There's a lot of weird opinions in the comments I've read so far (wait a minute, am I on Slashdot?).
First: The poster wants to telecommute exclusively to do "hardware and network" stuff. That's why he can't find any work. Simple as that. Be willing to get your old ass to the office and you'll find a job.
Second: People argue until they're blue about "old workers" vs "young workers". The fact is that the "team" is what matters, believe it or not. At my job we needed to add a new programmer to our small team, and my boss made sure that I was involved in the interview process. We interviewed three potential candidates: One was a Harvard graduate, one was a very talented middle-aged programmer, and the last was a decently talented 30-something. We caught the Harvard graduate in a lie, so he was out. The middle-aged programmer was absolutely amazing; he would have brought a ton of experience and raw talent to the team, however he was "so much better" than the rest of us that it probably would have created problems in working together. We ended up going with the 30-something, and he's working out just great because he's on the same level as the rest of us.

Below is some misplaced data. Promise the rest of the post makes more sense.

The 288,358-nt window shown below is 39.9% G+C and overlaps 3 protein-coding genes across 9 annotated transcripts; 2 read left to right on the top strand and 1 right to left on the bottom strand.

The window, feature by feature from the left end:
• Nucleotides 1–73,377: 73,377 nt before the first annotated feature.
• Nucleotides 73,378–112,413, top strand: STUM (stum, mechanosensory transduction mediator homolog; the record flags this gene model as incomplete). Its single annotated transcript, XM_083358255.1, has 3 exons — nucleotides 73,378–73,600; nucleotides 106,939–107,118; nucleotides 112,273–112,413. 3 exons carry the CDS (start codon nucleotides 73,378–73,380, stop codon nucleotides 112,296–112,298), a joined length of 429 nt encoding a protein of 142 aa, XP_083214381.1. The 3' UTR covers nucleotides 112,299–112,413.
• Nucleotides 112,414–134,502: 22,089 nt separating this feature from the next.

Every team is unique, and being better than the rest is not always a good thing when you're concerned about getting work done.
First of all, having a degree will help you get those first couple jobs until you gain more experience.
Beyond that, your attitude highlights the problem with the majority of "web developers" - they don't see themselves as computer scientists. This leads to inefficient, cobbled-together solutions. Web developers often want to "just make web sites" but never learn anything about the real skills of software development: requirements gathering, architecture and engineering, testing, deployments, etc. You end up being a web "programmer" but not a web "developer".
I'm not saying that a college degree will give you all of this, but what I am saying is that you shouldn't picture yourself apart from the rest of computer science.